Writing about the death of University of Virginia student Yeardley Love, allegedly murdered by her ex-boyfriend George Huguely, Sally Jenkins of The Washington Post says: "What do we mean when we ask whether there was something in the lacrosse 'culture' that led to the murder of Yeardley Love?…It means the attitudes, practices, and values that are implanted and nourished in a group or society." Jenkins is raising a powerful point, but one we can no longer limit to the lacrosse culture or even the sports culture. Why do we have to wait until a woman is raped or killed to demand changes in the way females are treated? Violence against women is alarmingly high—a fact sadly confirmed by recent headlines and statistics. One in six American women has been the victim of an attempted or completed rape (compared to 2 percent of men). Almost 75 percent of victims of family violence are female. In order to counter these trends, we must hold men accountable for the consequences of their appetites, not indulge their fantasies that their penis is out of their own control.

Yes, I know women can be cruel when it comes to relationships. We commit crimes too—violent, even sexual ones. But as Myriam Miedzian writes in her book Boys Will Be Boys: Breaking the Link Between Masculinity and Violence, "It takes very strong blinders to dampen awareness of the obvious fact that violence is a predominantly male phenomenon…The fact is that the baseline for female violent crime was so low to begin with that even with the increases, in 2000, 89.4 percent of those arrested for homicide and 82.6 percent of those arrested for violent crimes were males. So much for the myth that women are catching up." If some of us women are guilty of anything, it's of going along with the idea that treating women like garbage is a biological imperative. Men are not programmed to rape or cheat. As my esteemed colleague Sharon Begley puts it: "To be sure, traits such as symbolic language, culture, tool use, emotions, and emotional expression do indeed seem to be human universals. It's the behaviors that capture the public imagination—promiscuous men and monogamous women, stepchild-killing men, and the like—that turn out not to be."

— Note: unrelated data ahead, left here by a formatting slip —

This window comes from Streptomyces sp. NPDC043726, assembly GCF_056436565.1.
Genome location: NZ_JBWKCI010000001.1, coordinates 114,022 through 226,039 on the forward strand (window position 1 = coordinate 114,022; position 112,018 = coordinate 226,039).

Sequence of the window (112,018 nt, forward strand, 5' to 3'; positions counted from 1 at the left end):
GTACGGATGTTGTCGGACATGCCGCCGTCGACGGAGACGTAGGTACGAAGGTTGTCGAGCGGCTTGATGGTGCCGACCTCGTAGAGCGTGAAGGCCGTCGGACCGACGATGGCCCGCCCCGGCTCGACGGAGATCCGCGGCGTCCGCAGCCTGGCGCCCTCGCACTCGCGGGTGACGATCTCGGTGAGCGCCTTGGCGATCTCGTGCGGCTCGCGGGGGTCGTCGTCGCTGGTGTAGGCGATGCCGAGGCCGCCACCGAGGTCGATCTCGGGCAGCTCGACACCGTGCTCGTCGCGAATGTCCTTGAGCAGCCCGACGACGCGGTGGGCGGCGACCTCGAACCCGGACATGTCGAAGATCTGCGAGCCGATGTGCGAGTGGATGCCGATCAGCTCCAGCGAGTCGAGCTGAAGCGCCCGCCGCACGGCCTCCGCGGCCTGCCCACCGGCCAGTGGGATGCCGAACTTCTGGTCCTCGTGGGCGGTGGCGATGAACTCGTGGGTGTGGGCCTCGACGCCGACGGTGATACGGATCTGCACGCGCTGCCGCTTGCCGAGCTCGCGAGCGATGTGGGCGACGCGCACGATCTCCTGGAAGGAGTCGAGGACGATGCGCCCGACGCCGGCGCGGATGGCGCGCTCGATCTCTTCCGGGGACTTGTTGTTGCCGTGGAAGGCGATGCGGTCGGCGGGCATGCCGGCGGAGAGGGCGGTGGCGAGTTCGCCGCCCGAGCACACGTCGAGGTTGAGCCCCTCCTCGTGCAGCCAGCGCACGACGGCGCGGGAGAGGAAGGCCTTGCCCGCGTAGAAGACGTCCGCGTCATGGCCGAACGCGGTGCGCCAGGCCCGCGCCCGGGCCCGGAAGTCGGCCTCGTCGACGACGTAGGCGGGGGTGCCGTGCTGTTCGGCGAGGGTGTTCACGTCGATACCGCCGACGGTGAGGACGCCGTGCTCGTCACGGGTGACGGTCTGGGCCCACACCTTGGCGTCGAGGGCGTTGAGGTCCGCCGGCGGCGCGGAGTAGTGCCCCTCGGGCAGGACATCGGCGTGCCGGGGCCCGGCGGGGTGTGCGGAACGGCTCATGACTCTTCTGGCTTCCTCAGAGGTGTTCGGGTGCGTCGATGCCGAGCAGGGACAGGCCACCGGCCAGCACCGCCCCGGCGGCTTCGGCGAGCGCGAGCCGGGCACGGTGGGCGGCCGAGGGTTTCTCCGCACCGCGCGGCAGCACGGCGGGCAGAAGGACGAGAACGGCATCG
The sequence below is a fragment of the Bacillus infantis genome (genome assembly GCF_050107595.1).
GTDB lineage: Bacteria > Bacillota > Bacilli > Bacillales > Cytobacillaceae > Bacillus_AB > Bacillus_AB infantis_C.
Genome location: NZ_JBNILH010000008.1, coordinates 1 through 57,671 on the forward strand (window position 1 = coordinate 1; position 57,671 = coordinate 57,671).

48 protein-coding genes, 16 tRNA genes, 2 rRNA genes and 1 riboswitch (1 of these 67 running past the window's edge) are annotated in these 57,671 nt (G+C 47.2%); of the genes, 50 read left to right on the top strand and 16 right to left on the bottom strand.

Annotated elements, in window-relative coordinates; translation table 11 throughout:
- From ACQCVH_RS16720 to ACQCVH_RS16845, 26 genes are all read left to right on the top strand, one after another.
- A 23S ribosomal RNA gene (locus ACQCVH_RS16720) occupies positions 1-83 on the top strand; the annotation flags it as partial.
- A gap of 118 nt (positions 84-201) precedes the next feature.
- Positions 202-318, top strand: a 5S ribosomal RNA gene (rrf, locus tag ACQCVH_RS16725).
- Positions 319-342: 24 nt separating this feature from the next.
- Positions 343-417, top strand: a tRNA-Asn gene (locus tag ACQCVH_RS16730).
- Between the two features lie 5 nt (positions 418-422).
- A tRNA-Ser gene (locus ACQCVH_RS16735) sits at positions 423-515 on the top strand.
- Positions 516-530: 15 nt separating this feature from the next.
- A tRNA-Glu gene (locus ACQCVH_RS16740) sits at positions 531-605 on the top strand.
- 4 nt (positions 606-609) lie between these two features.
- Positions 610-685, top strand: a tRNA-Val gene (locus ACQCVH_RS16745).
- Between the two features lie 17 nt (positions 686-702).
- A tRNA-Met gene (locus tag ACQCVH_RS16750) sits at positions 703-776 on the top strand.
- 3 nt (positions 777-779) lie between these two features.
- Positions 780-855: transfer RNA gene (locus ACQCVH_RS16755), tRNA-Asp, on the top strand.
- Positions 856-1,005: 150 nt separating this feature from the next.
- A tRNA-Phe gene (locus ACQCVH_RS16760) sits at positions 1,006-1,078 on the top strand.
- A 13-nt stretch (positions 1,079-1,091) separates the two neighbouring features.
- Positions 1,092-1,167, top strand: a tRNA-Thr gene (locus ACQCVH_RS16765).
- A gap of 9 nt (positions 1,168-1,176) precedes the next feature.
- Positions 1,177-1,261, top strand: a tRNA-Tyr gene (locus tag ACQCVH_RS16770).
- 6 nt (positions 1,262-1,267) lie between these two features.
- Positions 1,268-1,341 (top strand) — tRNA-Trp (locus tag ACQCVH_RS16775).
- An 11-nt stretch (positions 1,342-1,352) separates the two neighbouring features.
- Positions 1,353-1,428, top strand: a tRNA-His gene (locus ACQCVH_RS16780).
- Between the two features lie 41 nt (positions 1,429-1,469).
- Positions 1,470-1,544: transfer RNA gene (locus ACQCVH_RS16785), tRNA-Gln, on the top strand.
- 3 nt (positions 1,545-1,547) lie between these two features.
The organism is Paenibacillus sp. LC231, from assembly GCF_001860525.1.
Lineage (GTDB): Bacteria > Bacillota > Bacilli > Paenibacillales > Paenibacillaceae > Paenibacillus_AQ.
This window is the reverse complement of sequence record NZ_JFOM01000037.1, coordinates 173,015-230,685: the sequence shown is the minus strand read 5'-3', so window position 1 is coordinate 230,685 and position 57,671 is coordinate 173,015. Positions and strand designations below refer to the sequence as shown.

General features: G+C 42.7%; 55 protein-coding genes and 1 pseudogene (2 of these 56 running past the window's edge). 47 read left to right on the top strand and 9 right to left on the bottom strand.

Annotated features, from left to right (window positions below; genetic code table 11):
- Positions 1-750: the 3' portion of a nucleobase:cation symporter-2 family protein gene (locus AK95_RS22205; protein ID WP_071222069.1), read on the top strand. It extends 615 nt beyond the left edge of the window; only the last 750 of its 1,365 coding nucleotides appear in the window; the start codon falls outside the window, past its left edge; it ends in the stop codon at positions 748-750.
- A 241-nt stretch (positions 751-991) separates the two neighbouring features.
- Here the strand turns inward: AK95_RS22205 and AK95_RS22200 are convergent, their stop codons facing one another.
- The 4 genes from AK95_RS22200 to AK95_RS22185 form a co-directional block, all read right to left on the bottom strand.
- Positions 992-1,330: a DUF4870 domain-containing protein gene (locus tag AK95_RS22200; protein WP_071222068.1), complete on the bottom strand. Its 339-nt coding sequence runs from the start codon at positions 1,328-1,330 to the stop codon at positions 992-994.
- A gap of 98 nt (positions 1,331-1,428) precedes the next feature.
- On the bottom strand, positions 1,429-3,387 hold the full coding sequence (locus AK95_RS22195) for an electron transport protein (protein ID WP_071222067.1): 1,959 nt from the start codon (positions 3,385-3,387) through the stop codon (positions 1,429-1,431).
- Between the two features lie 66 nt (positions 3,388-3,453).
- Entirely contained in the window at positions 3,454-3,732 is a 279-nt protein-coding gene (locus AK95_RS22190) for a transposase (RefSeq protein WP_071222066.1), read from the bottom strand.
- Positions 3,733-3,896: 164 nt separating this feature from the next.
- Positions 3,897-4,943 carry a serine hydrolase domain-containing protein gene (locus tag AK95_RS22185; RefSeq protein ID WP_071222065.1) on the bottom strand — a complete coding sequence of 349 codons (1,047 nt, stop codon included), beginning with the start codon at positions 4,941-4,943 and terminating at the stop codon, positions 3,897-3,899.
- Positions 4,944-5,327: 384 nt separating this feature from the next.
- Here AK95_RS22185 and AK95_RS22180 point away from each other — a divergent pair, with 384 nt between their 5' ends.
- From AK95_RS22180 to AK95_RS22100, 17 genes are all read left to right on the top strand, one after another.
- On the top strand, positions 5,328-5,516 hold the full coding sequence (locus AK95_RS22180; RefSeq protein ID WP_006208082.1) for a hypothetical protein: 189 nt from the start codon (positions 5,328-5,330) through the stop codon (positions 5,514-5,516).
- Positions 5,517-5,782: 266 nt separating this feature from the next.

Like it or not, we need to accept that maybe all these small instances of disrespect add up to a culture where nut cases or lacrosse players think it's OK to beat, rape, or kill women. "Violence against women and girls continues unabated in every continent, country, and culture," said U.N. Secretary-General Ban Ki-Moon in 2003. "It takes a devastating toll on women's lives, on their families, and on society as a whole. Most societies prohibit such violence—yet the reality is that too often, it is covered up or tacitly condoned." So call me a feminazi, but consider my argument. We need to keep our girls safe, and I think we should start by no longer dismissing cruel or indifferent treatment toward women as just the way men are.